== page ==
SO Cocktails With Shorna-Kay Richards

Sunday, April 21, 2019

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Shorna-Kay Richards Director, Bilateral Relations Department
Ministry of Foreign Affairs and Foreign Trade

Home is… Liguanea, St Andrew.

 

My most memorable posting was... I would say, Pretoria, South Africa. It was a wonderful yet challenging experience to work on translating the historical bonds of friendship and solidarity between the peoples of Jamaica and South Africa into vibrant technical and economic cooperation, especially in the creative industry. I called this assignment “work by faith”: to overcome lack of financial resources and distance to generate opportunities for Jamaican reggae artistes; exposure for Jamaican food; and promotion of Jamaica as a film-producing destination for South African TV shows. In the area of music, for example, I am pleased that we were able to find performance opportunities for artistes such as Etana, Tony Rebel, Queen Ifrica, Monty Alexander, as well as for dub poets Mutabaruka and Yasus Afari. My time in South Africa demonstrated, in a very real way, that a diplomat is indeed a jack of all trades — in essence, I became a music promoter.

I must say that the most memorable aspect of this posting was my work with the Rastafari community and reggae musicians in South Africa. A major preoccupation of this community was how best to propel reggae music from the periphery to the mainstream. I too shared this concern, particularly in light of the fact that a new generation of South Africans was not aware of the contribution of reggae music to the struggles against oppression in Africa.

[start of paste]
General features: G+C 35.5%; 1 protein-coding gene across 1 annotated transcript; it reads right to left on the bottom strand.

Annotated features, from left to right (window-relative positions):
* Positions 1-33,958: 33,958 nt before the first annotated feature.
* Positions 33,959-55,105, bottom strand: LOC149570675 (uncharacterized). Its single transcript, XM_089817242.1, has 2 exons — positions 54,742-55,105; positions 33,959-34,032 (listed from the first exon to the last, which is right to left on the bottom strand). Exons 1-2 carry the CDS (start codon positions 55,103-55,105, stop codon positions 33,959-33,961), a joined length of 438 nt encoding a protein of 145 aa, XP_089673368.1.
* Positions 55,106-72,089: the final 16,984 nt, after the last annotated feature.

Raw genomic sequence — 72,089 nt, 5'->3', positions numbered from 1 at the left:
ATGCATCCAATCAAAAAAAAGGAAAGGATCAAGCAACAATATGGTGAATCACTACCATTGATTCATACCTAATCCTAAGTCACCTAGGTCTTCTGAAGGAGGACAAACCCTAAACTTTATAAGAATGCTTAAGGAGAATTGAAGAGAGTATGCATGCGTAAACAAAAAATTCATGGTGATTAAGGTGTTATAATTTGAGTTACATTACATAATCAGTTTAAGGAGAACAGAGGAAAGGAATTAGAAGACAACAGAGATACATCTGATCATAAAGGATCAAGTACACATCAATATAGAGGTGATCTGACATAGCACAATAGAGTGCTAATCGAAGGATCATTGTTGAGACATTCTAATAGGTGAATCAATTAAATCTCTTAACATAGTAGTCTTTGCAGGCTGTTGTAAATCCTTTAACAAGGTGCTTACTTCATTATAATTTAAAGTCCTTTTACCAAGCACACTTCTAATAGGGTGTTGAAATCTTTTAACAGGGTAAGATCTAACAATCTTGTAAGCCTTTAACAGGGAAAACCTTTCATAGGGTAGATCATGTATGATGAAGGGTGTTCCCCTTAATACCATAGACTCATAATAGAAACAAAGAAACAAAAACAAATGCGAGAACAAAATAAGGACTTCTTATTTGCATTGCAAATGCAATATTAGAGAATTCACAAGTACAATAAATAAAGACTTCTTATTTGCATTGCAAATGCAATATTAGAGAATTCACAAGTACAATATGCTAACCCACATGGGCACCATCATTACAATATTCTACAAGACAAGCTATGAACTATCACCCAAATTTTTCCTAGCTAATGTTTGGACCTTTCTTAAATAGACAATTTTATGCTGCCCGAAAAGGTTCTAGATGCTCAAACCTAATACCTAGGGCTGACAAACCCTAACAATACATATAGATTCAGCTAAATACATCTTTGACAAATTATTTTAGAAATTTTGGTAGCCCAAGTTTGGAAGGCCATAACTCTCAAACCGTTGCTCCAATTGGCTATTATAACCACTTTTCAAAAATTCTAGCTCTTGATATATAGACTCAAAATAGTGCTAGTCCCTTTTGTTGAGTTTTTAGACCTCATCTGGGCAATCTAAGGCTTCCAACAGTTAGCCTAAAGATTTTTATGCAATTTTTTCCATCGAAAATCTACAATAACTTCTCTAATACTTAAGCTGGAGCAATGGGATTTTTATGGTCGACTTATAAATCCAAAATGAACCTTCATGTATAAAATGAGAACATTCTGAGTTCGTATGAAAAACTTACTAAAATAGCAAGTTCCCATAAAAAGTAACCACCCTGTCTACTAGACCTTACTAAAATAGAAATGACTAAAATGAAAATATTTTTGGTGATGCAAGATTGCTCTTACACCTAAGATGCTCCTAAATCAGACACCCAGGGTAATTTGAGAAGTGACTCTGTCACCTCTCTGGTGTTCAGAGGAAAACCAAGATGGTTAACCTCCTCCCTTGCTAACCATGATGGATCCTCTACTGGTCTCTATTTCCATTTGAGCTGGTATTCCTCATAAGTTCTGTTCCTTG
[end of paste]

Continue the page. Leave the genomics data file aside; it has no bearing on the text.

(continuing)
It was against this backdrop that the High Commission organised an ambassadorial forum on “The Role of Reggae Music in the African Liberation Struggle”. It was a particularly emotional experience listening to South African anti-apartheid fighter James Mange share how reggae music kept him alive during his 13 years of imprisonment on Robben Island. I will never forget the sense of awe I felt when he shared how Third World's 96 Degrees in the Shade kept him sane throughout his period in solitary confinement. It was indeed fitting that Ibo Cooper delivered the keynote address at the forum.

 

In my diplomatic pouch are... hard work, determination and dedication; there is no substitute for hard work and as I learnt in primary school: “If a task has once begun, never leave it till it's done. Be the labour great or small, do it well or not at all.”

Being organised; team work; being reliable; problem-solving and creative thinking.

 

Where do you go to unwind?

I must confess that I don't pay enough attention to “unwinding”. When I need a quick reboot, I crash under the ackee tree in the backyard of one of my BFFs in Kingston. However, my favourite spot to truly unwind is Goblin Hill Villas, Portland — amazingly serene, green and lush nature, and the sound of the sea — I am simply at peace.

 

Who's your diplomatic hero?

I am greatly inspired by Ambassador Patricia Durrant, who has represented Jamaica with great distinction on the global stage, including as one of the only two women to have served as the country's permanent representative to the United Nations. I particularly admire the fact that she is deeply committed to the development and empowerment of young foreign service officers. When I joined the foreign service nearly 25 years ago, I benefited from her strong efforts to ensure that young officers became well-rounded professionals. This included providing us with first-hand exposure to art, culture, history, etiquette, etc. She taught us how to think strategically, put our best foot forward, capitalise on opportunities, work hard, and aspire to be the greatest. Through her work, achievements and mentorship, she has inspired me to hold firm to the belief that “once there is a will, there is a way”.